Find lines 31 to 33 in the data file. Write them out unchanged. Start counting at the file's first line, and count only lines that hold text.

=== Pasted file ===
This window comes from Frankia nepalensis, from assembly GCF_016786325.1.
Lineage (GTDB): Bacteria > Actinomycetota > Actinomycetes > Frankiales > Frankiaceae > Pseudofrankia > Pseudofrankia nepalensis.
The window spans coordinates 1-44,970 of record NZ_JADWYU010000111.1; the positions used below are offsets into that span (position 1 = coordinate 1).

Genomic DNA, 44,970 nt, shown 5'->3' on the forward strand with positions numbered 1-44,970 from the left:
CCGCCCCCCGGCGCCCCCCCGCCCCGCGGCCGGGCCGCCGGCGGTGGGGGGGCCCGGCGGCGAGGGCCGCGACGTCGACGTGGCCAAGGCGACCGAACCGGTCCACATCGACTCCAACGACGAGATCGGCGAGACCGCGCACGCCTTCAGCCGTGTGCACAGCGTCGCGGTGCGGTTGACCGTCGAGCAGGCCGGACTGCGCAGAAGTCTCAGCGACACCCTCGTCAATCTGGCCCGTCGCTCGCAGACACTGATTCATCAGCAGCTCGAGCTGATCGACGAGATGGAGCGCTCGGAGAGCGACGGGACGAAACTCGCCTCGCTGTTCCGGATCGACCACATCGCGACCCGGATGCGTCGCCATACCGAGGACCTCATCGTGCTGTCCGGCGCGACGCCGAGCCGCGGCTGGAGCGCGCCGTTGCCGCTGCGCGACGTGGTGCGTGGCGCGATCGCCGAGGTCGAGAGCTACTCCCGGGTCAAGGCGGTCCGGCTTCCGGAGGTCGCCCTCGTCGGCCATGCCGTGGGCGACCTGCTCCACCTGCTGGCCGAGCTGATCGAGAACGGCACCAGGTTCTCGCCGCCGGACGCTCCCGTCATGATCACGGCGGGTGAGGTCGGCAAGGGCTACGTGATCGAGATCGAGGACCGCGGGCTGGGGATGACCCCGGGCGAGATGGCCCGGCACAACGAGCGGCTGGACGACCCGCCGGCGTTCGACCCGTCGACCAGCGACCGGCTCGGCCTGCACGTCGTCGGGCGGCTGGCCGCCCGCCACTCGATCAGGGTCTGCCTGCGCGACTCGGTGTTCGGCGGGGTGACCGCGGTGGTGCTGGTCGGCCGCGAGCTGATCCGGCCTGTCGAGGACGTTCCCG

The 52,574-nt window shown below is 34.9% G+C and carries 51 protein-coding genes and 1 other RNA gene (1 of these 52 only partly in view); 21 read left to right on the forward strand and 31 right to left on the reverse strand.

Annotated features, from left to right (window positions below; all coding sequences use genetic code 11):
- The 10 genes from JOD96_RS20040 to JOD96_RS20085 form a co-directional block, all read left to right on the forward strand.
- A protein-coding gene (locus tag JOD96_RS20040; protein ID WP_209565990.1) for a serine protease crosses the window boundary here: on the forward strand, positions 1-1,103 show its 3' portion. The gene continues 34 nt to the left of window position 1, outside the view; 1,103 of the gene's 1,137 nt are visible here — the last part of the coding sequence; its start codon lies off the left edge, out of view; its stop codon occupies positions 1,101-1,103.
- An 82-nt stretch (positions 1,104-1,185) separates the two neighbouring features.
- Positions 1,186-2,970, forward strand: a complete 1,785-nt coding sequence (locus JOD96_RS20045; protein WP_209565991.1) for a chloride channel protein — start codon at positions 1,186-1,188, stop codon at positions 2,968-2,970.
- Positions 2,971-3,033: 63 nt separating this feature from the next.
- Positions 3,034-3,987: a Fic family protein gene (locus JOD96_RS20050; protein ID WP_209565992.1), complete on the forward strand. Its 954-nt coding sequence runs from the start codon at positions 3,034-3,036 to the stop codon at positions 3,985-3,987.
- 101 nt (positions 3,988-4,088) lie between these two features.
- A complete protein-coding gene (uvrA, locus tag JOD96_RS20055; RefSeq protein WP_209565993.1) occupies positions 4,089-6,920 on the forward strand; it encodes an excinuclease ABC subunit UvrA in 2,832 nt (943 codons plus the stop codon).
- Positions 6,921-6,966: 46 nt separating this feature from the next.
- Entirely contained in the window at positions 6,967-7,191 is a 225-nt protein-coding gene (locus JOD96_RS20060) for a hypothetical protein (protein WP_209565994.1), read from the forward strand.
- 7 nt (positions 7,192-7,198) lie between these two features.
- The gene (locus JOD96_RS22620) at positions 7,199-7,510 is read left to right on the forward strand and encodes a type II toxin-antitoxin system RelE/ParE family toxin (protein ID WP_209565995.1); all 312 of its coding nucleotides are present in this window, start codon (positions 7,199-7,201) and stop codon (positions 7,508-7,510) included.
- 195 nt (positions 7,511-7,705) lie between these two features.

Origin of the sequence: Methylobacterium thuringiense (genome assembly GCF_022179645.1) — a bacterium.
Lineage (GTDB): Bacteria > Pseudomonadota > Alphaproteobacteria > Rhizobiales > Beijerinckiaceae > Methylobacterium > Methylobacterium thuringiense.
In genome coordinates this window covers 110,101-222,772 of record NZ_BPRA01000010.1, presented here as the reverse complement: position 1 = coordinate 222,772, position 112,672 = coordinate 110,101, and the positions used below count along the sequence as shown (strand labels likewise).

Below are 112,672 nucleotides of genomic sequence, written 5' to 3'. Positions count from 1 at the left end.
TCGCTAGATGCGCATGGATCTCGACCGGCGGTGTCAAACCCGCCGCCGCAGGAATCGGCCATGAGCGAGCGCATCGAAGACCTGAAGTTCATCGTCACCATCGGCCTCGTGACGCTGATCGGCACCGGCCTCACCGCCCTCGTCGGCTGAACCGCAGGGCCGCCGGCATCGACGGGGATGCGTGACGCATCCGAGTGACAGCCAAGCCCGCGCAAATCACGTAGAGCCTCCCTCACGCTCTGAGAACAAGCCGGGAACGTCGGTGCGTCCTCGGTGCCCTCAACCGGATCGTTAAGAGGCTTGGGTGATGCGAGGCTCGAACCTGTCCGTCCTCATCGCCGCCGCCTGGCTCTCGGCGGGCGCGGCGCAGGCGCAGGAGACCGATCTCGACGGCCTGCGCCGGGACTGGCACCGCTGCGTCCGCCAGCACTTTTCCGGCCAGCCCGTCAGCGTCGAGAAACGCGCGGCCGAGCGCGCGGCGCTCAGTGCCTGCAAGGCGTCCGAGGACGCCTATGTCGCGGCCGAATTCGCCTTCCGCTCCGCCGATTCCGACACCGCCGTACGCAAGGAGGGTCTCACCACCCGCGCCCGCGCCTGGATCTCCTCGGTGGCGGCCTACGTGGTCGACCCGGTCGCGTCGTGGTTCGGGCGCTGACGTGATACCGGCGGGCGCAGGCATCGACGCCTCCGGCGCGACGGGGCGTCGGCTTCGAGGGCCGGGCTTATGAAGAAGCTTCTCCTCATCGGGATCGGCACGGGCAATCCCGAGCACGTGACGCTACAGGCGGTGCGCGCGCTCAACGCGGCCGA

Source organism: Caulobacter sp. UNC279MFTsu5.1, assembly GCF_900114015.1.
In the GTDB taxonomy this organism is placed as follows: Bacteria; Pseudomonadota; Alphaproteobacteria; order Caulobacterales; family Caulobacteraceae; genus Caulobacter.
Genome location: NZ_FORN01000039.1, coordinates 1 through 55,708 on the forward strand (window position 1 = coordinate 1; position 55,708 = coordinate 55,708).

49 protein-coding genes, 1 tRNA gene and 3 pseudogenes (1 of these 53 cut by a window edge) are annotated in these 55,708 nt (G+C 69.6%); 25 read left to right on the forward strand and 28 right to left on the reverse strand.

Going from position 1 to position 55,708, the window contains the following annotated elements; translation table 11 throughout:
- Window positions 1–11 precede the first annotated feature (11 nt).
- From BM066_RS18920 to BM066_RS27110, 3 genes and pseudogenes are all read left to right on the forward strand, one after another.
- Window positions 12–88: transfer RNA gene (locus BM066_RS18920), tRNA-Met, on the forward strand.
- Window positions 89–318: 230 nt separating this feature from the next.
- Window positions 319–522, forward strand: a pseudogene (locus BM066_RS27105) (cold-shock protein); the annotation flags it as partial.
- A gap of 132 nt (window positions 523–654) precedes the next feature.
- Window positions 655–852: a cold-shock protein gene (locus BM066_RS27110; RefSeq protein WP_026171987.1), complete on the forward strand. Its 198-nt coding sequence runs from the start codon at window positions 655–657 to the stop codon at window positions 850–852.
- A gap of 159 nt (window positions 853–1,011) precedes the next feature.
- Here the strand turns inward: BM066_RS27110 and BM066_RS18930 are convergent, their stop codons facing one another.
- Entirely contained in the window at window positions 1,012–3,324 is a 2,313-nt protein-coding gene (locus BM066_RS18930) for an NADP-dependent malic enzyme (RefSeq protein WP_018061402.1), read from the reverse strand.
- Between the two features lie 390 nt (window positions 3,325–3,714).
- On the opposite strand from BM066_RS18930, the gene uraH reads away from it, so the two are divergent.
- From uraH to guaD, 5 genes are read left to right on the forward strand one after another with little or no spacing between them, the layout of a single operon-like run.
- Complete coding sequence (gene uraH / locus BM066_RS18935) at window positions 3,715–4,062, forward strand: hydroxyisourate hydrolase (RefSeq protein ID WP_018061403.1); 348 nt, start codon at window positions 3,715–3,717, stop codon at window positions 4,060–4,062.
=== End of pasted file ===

- Window positions 1–11 precede the first annotated feature (11 nt).
- From BM066_RS18920 to BM066_RS27110, 3 genes and pseudogenes are all read left to right on the forward strand, one after another.
- Window positions 12–88: transfer RNA gene (locus BM066_RS18920), tRNA-Met, on the forward strand.